It is almost like those dependent on NBA access and favor are closing ranks around the league, helping to kill and discount Donaghy’s claims. Crazy? Check out Boston Globe columnist Dan Shaughnessy downgrading to “parlor games” Donaghy’s claim that NBA refs would refuse to call obvious fouls in games in order to win side bets with each other. And Shaughnessy seems staggeringly unfamiliar with the specifics of Donaghy’s allegations as he trots out this access-generated quote:
I asked [Ray] Allen if he ever felt an official “had it in for you?’’
“Yes,” he said quickly. “For sure. Sometimes we may be paranoid, you might think a guy doesn’t like you.”
Danny Ainge had the same reaction to the question.
“I felt Earl Strom had it in for me when I played,” said Ainge. “One time I went up to him and asked him how much longer I was going to have to pay for something I’d done and he looked at me like he didn’t know what I was talking about.”
Boy, that sounds familiar, doesn’t it?
In the larger scheme of things, shady NBA refs is pretty small. The league is — as David Stern never tires of pointing out — in the entertainment business. So what if it trends closer to the WWE than anyone had possibly imagined? We’ll never be able to prove or disprove Donaghy’s claims — there are no samples to be tested, no wiretaps on record. However, if none of the refs named by Donaghy file suit against the guy, you’d have to wonder why not. Still, not war or peace.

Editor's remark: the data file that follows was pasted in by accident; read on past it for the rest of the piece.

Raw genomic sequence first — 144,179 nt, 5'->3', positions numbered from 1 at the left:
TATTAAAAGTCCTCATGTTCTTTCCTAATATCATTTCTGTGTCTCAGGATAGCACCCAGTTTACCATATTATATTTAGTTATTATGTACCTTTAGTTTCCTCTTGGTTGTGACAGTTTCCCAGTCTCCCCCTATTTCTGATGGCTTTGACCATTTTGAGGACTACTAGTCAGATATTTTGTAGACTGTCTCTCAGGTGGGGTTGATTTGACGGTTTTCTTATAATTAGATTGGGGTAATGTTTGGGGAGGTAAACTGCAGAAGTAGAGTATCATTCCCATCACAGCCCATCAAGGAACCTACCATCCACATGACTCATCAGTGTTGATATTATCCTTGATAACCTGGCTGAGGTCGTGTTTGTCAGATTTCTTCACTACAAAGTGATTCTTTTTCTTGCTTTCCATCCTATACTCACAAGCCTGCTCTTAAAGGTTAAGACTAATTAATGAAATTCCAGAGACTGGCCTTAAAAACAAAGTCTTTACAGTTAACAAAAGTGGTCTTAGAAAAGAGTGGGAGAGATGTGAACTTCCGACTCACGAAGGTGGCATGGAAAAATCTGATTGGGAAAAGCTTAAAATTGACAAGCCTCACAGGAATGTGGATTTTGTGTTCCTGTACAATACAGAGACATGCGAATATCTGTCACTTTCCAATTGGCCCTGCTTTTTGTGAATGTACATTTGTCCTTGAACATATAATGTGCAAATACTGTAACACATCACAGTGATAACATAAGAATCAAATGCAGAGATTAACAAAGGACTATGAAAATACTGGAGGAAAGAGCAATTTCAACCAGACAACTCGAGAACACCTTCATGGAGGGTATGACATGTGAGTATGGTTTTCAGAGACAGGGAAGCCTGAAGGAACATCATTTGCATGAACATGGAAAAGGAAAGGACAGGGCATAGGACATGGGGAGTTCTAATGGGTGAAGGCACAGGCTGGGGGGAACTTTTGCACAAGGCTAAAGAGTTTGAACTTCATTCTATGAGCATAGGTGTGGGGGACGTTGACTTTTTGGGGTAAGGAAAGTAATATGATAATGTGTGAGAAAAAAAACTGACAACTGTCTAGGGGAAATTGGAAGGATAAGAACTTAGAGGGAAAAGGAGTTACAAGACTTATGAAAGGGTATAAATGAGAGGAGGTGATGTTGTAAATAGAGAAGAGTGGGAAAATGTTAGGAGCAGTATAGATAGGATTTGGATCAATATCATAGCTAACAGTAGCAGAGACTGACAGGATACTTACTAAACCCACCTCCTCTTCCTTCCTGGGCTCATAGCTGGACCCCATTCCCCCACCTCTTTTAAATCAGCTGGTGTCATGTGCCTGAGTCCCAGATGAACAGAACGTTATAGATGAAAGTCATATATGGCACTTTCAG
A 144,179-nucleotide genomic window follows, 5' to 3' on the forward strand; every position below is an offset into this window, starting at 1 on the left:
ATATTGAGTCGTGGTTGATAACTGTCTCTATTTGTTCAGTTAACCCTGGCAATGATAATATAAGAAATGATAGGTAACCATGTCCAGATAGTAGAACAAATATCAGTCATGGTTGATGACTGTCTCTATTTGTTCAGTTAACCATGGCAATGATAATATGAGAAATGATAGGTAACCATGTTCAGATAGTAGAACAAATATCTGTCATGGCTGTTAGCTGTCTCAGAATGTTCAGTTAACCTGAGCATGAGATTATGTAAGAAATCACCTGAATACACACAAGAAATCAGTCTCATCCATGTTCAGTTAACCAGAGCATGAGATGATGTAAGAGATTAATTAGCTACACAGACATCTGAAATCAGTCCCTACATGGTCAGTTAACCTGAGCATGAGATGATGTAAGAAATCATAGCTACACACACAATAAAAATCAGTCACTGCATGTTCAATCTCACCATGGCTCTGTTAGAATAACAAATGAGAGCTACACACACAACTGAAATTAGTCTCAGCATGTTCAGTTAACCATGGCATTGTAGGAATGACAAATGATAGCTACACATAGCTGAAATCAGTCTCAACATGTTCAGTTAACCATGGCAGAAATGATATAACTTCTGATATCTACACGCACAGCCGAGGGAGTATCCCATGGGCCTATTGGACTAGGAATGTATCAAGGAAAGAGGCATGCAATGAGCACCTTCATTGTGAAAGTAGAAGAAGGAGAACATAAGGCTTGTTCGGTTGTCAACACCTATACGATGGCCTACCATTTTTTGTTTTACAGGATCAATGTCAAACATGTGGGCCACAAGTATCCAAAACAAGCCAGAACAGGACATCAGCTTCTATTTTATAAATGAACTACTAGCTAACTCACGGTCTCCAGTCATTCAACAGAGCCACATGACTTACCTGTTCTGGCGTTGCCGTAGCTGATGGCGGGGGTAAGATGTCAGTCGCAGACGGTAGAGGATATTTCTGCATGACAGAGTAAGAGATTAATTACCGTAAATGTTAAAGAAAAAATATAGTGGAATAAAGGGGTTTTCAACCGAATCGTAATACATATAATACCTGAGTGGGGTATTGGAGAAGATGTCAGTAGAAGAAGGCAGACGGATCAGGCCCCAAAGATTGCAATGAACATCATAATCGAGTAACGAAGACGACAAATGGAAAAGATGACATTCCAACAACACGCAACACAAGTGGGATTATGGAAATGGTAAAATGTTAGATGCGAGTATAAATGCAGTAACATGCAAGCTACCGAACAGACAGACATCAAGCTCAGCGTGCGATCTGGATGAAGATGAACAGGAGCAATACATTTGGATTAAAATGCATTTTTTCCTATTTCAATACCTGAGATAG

What kills me though is that here again we have another example of the Fourth Estate broadly — and the Uptown paper very specifically — preemptively deciding what is and is not news. And it certainly looks like that decision is driven mostly by a desire to protect status quo relationships with powerful parties and interests.